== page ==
Timeline of Computer History

 

Amazon Web Services Launches Cloud-Based Services

Amazon Web Services is launched. It introduced a number of web services, including Amazon Elastic Cloud 2 (EC2) and Amazon Simple Storage Service (S3). EC2 allowed users to rent virtual time on the cloud to scale server capacity quickly and efficiently while only paying for what was used. Use of the cloud eliminates the need for a company to maintain a complex computing infrastructure on their own. Additionally, it saved space and hassle in the form of less onsite server room square footage. S3 was a cloud-based file hosting service that charged users monthly for the amount of data stored and for the bandwidth of transferring data. Similar services, like Google Drive, followed suit and created their own proprietary services.


 

(L to R) Trenchard More, John McCarthy, Marvin Minsky, Oliver Selfridge, and Ray Solomonoff at AI@50

Fiftieth anniversary of seminal artificial intelligence conference

AI@50, the fiftieth anniversary celebration of Dartmouth Summer Research Project on Artificial Intelligence, is held on the Dartmouth College campus. Five attendees of the original conference in 1956 were present at the anniversary--John McCarthy, Marvin Minsky, Trenchard More, Oliver Selfridge and Ray Solomonoff. The coining of the term “Artificial Intelligence” was credited to the proposal for the original conference, which is viewed as the founding event of AI.


 

Nintendo Wii game console

Nintendo Wii comes to market

Nintendo's Wii game system does not merely introduce new games and controllers, but new ways of interacting with game systems. The Wii Remote combined advanced gesture recognition into gaming, using accelerometer and optical sensor technologies to interact with the user. These advances allowed for games to incorporate a wide range of player physical movements. Several games came their own with specialized controllers, including Wii Fit, Wii Tennis and Wii Boxing. The Wii console also allowed access to online services providing games, news, and entertainment offerings. It has sold more than a hundred million units worldwide.


 

OLPC XO laptop computer

One Laptop Per Child initiative begins

At the 2006 World Economic Forum in Davos, Switzerland, the United Nations Development Program (UNDP) announces it will create a program to deliver technology and resources to targeted schools in the least developed countries. The project became the One Laptop per Child Consortium (OLPC) founded by Nicholas Negroponte, the founder of MIT's Media Lab. The first offering to the public required the buyer to purchase one to be given to a child in the developing world as a condition of acquiring a machine for themselves. By 2011, over 2.4 million laptops had been shipped.


 

Google logo

Verb 'to google' added to dictionaries

First used in a private communiqué by Google co-founder Larry Page, 'googling' entered into the lexicon nearly as quickly as the company became the leader in Internet search. One of the earliest uses in popular culture was by the character Xander in the television program Buffy The Vampire Slayer. In 2006, both the Oxford English and Merriam-Webster dictionaries added 'google' as a new verb defined as "to use the Google search engine to seek online information."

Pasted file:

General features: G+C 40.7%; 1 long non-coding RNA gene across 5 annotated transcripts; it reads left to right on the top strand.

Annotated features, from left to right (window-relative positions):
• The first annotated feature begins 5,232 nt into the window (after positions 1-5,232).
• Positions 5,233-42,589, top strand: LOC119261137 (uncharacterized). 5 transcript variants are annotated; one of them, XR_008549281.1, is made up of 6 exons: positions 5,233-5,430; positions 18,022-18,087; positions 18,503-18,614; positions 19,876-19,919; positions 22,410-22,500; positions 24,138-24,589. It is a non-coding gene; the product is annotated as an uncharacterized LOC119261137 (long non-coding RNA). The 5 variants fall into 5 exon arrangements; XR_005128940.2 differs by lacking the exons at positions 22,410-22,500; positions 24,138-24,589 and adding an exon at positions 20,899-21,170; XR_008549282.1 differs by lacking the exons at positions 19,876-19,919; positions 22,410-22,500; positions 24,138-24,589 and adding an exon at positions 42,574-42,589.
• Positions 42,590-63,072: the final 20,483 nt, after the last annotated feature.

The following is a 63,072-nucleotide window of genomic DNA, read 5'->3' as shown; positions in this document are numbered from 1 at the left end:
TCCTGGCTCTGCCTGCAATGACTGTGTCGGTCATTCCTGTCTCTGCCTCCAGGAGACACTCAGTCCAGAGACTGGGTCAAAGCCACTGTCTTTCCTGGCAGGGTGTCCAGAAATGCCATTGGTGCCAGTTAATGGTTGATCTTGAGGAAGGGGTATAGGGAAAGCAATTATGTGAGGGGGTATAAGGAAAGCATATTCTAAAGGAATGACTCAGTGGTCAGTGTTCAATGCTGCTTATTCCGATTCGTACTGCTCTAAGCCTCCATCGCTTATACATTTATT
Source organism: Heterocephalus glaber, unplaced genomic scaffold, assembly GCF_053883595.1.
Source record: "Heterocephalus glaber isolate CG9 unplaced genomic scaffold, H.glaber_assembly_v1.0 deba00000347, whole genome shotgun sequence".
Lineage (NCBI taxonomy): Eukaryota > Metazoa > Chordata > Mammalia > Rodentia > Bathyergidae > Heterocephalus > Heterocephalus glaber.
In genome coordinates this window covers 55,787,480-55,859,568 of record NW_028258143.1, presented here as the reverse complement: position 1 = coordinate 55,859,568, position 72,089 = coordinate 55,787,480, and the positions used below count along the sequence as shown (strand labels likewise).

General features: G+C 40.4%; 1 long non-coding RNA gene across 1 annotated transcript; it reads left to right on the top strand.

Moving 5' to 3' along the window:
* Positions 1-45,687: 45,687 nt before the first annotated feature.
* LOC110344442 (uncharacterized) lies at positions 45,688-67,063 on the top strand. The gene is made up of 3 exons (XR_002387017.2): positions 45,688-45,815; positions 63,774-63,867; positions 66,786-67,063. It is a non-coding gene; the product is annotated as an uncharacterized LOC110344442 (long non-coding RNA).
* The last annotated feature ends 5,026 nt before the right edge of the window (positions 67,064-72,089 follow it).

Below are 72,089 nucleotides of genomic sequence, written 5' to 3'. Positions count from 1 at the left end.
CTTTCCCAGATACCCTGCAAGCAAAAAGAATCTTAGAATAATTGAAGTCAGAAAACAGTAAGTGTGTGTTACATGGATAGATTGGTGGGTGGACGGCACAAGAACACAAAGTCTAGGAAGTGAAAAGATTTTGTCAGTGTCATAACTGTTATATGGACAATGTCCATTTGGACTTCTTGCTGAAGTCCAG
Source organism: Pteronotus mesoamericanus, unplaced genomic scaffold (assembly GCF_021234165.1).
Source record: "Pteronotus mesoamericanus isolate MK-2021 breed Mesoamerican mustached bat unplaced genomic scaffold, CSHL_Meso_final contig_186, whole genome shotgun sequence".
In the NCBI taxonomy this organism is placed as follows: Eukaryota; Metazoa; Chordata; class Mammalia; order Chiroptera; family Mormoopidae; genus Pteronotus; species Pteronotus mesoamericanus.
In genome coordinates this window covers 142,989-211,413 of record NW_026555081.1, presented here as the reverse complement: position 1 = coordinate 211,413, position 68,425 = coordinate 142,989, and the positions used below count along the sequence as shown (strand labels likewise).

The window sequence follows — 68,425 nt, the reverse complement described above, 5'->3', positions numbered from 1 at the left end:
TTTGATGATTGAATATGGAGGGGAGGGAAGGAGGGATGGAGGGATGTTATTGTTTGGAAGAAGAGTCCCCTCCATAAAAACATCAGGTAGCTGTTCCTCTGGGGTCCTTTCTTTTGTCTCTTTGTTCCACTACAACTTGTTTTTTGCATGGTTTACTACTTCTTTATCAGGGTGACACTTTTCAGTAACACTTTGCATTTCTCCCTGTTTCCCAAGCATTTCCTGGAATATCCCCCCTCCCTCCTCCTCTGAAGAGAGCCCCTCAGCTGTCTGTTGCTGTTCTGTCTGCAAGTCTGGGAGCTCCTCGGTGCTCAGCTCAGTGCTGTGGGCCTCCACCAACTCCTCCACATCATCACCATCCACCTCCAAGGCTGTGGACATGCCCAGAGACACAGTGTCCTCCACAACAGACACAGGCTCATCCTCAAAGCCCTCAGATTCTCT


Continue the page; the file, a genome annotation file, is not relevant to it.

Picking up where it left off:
Julian Assange, 2006

WikiLeaks established

Founded by a group of journalists and chartered in Iceland, WikiLeaks serves as clearinghouse for secret information, news leaks, and anonymous material. Documents from various governments, as well as private organizations like The Church of Scientology, can be anonymously posted and distributed using WikiLeaks' uploader. The release of more than two hundred thousand U.S. diplomatic cables beginning in 2010 has made WikiLeaks, and its founder Julian Assange, world famous.


 

Salesforce.com specializes in cloud computing

“The Cloud”: Computer utilities return

In the 1960s when computers were extremely expensive, a number of companies had offered what were called computer utilities. They would run your programs and store your data on their computer, which you would access with a terminal. As time went on cheaper computers had made it more economical for companies and eventually individuals to maintain their own workstations and PCs. But in the Web era, the economies of scale that evolved from large commercial Web servers had begun to tip the balance back the other way.

Starting in the mid 2000s the computer utility model starts to became fashionable again under the name “The Cloud,” and is once again a major trend in both networking and computing. Amazon's 2006 Elastic Compute Cloud helps popularize the idea. Today, cloud-based companies offer nearly any software or service – including data storage – that could be done on a personal computer or on larger machines run by a company’s IT department.


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